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The Somerton Man Case. The body of a man found on an Australian beach close to a major Atomic Testing ground, he was probably poisoned, a copy of the Rubaiyat of Omar Khayyam and an unbroken Code page found and associated to him. Set against a Cold War background in 1948, was this man a spy? We think so and this blog focuses on the evidence that was left behind and in some cases missed, the Code page, Dry Cleaning numbers, A Poem and a small, torn piece of paper bearing the words TAMAM SHUD.

Tuesday, 3 July 2018

Somerton Man: What the evidence says... An oldie but a goodie...


THE EVIDENCE

There are many different views and lines of thought expressed across the internet on who SM may have been, how he died, who was involved, was the suitcase really his etc. etc. etc...

This blog has always focused on the evidence, in particular, the images but also including the evidence to be found in Lawson's diary and what we can learn from them all. Amongst those images are, the 'Code' page, the individual letters of the 'Code' page, the Somerton Man images, Jestyn's poem to Alf Boxall and Lawson's diary.

Starting with Jestyn's poem and the Code page, this is what I think the evidence tells us:

1. It is very likely that the 'Code' page was written by Jestyn. In support of that, some months ago I posted a comparison of the letter R from the code page and a letter R from Jestyn's poem, you will see below that they are quite similar. Please note that both letters are in the same aspect ratio and reasonably close in physical size, approximately 5mm in height. I have enlarged them a little again making an effort to keep the aspect ratios lined up. Others have copied this approach but missed out on the proper aspect ratio and its importance.


Note the way that the Police had marked the individual indentations beneath the image on the right from the code page, it's a kind of 'stippled' effect. You should be able to make out some of the letters so highlighted.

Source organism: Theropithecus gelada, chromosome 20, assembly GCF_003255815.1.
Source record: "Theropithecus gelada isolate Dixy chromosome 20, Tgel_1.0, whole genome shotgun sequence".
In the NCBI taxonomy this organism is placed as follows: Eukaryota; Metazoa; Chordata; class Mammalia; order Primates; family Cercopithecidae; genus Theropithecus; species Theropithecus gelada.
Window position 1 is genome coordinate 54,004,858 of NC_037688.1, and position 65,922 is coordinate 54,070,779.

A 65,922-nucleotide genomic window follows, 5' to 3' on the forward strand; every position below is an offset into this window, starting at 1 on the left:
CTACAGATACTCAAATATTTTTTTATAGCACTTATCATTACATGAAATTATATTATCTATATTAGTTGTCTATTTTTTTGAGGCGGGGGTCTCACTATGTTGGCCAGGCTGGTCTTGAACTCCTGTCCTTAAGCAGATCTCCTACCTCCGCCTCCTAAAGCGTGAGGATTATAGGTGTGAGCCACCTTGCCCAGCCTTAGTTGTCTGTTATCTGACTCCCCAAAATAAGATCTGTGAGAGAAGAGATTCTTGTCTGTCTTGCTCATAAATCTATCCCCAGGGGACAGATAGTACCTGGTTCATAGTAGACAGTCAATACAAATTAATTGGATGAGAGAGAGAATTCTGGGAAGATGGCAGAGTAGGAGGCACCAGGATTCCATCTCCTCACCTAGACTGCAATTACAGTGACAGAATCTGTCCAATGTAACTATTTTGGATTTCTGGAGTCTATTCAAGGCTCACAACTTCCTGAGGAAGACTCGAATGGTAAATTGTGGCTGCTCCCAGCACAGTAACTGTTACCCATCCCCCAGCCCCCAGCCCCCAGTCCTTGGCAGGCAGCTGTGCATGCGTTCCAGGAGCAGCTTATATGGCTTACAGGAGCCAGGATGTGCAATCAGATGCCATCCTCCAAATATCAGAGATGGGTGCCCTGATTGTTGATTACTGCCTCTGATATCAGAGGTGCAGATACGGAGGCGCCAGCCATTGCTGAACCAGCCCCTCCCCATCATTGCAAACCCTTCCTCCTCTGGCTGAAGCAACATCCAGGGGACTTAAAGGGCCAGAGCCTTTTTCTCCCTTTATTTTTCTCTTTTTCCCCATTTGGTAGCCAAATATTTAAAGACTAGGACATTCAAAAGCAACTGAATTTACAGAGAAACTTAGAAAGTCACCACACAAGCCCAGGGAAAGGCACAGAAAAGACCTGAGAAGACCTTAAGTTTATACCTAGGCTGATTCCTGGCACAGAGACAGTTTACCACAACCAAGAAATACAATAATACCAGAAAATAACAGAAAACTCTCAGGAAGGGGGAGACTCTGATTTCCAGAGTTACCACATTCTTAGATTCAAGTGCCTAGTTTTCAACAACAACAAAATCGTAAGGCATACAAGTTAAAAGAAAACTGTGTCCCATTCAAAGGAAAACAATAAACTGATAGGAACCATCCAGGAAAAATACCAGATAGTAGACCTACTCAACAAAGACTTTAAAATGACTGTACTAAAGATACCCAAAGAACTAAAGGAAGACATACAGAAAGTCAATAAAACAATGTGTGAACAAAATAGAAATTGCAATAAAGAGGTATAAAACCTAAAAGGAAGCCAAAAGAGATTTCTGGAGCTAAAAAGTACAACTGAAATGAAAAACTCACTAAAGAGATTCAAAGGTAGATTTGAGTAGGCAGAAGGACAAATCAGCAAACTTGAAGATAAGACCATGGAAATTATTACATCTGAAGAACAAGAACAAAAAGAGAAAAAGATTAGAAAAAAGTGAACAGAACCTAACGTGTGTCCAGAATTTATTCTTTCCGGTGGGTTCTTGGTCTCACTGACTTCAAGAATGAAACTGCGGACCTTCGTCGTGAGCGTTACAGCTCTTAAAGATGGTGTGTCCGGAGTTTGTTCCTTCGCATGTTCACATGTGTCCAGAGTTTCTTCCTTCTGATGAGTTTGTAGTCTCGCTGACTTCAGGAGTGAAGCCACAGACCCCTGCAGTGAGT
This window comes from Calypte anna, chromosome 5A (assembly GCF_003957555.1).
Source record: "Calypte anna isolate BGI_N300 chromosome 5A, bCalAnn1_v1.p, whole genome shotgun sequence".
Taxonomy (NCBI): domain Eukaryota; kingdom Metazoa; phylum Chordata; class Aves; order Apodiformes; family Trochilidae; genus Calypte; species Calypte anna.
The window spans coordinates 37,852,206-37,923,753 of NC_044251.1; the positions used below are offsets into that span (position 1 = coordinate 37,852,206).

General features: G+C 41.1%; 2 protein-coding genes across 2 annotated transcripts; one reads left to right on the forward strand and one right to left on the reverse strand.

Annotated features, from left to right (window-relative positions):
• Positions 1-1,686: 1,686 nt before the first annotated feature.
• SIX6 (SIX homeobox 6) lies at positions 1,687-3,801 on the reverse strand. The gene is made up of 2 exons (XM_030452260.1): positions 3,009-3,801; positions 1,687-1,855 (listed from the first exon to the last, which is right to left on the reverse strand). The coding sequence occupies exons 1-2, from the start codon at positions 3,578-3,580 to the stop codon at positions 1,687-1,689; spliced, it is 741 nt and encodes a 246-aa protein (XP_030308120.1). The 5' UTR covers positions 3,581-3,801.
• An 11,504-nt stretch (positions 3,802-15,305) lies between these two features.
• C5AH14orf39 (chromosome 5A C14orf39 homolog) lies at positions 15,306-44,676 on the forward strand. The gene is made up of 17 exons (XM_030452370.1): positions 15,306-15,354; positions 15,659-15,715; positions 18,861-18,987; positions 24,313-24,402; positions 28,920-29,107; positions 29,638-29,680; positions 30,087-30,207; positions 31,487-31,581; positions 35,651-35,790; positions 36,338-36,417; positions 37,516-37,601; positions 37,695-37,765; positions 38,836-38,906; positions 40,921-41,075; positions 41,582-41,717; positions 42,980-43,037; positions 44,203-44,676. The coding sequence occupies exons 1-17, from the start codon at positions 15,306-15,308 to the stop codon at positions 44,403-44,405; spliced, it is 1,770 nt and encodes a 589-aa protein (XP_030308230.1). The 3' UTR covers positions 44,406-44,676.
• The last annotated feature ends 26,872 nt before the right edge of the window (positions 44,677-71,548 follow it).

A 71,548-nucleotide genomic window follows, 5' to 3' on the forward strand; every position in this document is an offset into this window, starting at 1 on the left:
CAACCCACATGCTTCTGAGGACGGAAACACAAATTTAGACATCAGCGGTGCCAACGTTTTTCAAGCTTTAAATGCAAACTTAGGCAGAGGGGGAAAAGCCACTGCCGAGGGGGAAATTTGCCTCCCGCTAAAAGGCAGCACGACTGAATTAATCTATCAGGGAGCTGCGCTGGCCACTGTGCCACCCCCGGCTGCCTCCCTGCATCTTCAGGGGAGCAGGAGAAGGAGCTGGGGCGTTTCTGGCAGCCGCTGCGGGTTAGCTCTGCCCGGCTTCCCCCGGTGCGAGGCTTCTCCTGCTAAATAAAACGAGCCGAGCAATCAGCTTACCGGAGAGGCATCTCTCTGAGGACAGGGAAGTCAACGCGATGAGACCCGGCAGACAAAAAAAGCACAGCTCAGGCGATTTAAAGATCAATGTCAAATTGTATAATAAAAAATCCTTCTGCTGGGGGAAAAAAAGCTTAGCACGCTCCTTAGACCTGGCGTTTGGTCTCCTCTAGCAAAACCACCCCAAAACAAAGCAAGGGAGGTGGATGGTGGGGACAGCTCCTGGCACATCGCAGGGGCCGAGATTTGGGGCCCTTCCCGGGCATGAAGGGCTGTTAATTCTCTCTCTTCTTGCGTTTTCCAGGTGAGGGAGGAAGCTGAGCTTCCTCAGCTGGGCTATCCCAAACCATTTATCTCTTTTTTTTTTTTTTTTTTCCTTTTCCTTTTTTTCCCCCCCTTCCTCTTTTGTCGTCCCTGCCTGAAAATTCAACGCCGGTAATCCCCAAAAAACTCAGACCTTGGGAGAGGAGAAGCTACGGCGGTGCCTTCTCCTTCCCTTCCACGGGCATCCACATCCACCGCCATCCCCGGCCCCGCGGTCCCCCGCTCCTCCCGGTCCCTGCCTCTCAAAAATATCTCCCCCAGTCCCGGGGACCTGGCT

2. The poem to Alf Boxall and the code page both contain micro written letters and numbers as shown below, the first three being from the code page and the second three from Jestyn's poem:
Letter B line 3
Letter Q line 4
                                                                                       
Letter A line 4





There are some vastly improved images of the Poem in progress and they will be posted here shortly. Interesting to note that in a post on Pete Bowes site a few months ago, he mentioned the issue of the overwriting and apparent 'mistakes' in spelling, read on...

The Special Operations Executive & Ink H

The technique used to create both the code page and the poem was known as 'Ink H' and was in use by British SOE agents as per their manual for Espionage Agents operating behind enemy lines. The method was to first write out the larger letters in ink, then insert the smaller code letters in pencil into the individual larger letters and finally carefully overwrite all of the larger letters once more in ink. To develop the coded message meant immersing the full code into a string bleach solution which bleached out the ink leaving visible the once 'hidden' penciled letters. This method required a lot of concentration to ensure that each of the smaller letters were properly covered by the final layer of ink, mistakes were made and perhaps that's what Pete Bowes had spotted.

The SOE association is not restricted to the use of Ink H, SOE, under Leo Marks, made a point of recruiting nurses as code specialists and agents. It is in my view highly probable that a similar approach was used here in Australia given the close relationship between British and Australian Intelligence services. Could it be that senior people within the Australian Health field and specifically in the business of recruiting new nurses, worked hand in glove with Military Intelligence? Anyone followed that up or any takers?

Another way to view the hidden penciled letters was if the person who wrote the code had leant on a book or other soft surface then indentations would have been left and there certainly were and still are valid methods for recovering 'indented writing'. According to Gerry Feltus, the Rubaiyat had indented writing and that is what was photographed. The Police then traced over the smaller indentations that were fashioned into the shape of the larger letters found on the page.





























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